When her students are given the chance to be creative, they are problem solving and gaining an understanding of who they are. They’re learning how to communicate with others, how to ask for help, and how to share their ideas.
Much of the time, this takes place in Harris’ classroom during Genius Hour, a movement making waves at schools across the country. For one hour a week, kids are free to unleash their creativity and explore their passions.
In Harris’s class, Genius Hour takes place on Monday afternoons and helps set the tone for the week. “They love getting time to investigate and explore things that really interest them and it has also helped to build a community in our classroom,” she says.
The students study different artists throughout the year, and during Genius Hour, they are free to paint, sculpt, and draw in the style of their favorite painters, who they learned about in class. The third graders are also free to tackle other projects that interest them. For example, one student designed her own lemonade stand and another designed his own math book, fully equipped with problems for his fellow students to solve.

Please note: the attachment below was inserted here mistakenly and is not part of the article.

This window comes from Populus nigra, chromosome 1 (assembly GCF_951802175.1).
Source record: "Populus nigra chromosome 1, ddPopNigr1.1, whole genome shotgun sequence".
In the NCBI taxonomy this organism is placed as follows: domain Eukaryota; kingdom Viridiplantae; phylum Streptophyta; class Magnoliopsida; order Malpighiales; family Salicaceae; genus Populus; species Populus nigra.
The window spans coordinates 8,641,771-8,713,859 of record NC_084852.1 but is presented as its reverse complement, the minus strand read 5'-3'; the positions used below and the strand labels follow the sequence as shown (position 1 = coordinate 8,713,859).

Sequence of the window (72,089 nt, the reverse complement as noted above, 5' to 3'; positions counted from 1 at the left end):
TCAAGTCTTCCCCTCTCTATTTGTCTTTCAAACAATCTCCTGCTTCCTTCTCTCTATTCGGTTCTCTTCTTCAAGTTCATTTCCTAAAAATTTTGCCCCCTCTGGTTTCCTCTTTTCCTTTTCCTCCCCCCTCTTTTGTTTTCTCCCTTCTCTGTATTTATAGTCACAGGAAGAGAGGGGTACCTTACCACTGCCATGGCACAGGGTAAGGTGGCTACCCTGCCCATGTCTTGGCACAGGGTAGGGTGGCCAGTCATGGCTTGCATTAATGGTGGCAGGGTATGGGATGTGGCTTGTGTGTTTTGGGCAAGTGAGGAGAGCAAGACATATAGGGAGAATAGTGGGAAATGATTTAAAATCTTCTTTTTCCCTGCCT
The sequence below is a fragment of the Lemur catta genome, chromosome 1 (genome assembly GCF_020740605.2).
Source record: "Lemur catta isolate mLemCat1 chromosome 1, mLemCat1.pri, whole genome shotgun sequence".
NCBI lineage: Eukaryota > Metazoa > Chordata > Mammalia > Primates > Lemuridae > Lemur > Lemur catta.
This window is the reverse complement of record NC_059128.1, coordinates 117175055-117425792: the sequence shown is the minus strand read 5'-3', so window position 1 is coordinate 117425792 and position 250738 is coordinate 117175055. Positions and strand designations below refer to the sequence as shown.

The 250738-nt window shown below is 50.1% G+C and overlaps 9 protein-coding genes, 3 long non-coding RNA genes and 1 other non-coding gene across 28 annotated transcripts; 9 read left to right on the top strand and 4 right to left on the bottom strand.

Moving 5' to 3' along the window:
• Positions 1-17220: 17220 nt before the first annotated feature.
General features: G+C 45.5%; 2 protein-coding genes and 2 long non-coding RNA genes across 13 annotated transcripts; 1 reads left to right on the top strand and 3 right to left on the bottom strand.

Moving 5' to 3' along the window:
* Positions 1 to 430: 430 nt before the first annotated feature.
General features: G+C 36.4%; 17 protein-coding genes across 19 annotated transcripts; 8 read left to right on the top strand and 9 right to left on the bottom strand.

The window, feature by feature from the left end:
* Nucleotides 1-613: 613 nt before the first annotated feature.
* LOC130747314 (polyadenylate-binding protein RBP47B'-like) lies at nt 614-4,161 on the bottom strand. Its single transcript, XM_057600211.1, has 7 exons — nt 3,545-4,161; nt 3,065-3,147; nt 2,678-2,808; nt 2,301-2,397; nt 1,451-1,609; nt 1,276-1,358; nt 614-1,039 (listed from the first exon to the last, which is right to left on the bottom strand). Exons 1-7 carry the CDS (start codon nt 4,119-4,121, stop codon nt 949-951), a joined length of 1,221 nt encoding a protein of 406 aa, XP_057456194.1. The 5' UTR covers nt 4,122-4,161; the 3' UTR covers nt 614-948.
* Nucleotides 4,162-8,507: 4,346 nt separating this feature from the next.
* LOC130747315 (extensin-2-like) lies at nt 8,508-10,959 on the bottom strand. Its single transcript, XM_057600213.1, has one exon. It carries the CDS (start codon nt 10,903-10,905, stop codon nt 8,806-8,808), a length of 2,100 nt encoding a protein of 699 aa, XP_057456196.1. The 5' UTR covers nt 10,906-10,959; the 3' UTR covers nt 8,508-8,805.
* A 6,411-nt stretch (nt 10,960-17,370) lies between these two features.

Last October, they spent several Genius Hours planning, collaborating, and building cardboard creations as part of the 2013 Global Cardboard Challenge.
Students made all kinds of things, including a car that self-destructs and a personal laptop.
“Just watching them learn to work together and to share was pretty huge,” Harris says of her students during the Cardboard Challenge. “They were so engaged and loved every minute of it. It was kind of like they never had this opportunity before.”
The Cardboard Challenge, and the class’s other creative tasks, help to show all of her students, especially the ones who once struggled to survive, that anything is possible. When you give kids the chance to use their talents, Harris says, they simply shine.
(Top Photo by Si Griffiths (Own work), via Wikimedia Commons)
Join ‘Got Genius?’ The Google Hangout on Genius Hour
In May, we shared our first story on the Genius Hour movement, featuring the adventures of Ms. Joy Kirr and her seventh graders in Arlington Heights, Illinois. This month, join us for a frank discussion with Joy Kirr, Gallit Zvi and other Genius Hour teachers about the joys, hazards and epiphanies that come with putting kids and their passions in the driver’s seat. The Google Hangout will broadcast live on Thursday, July 24, 3 pm PST / 6 pm EST. Tune in here (and share your questions via G+’s Q&A feature).
This story was written by Jenny Inglee, the Imagination Foundation’s Imagination Curator and The Storybook Editor. The first collection of stories in The Storybook focus on the work of inspiring individuals, schools, and organizations that participated in the 2013 Global Cardboard Challenge.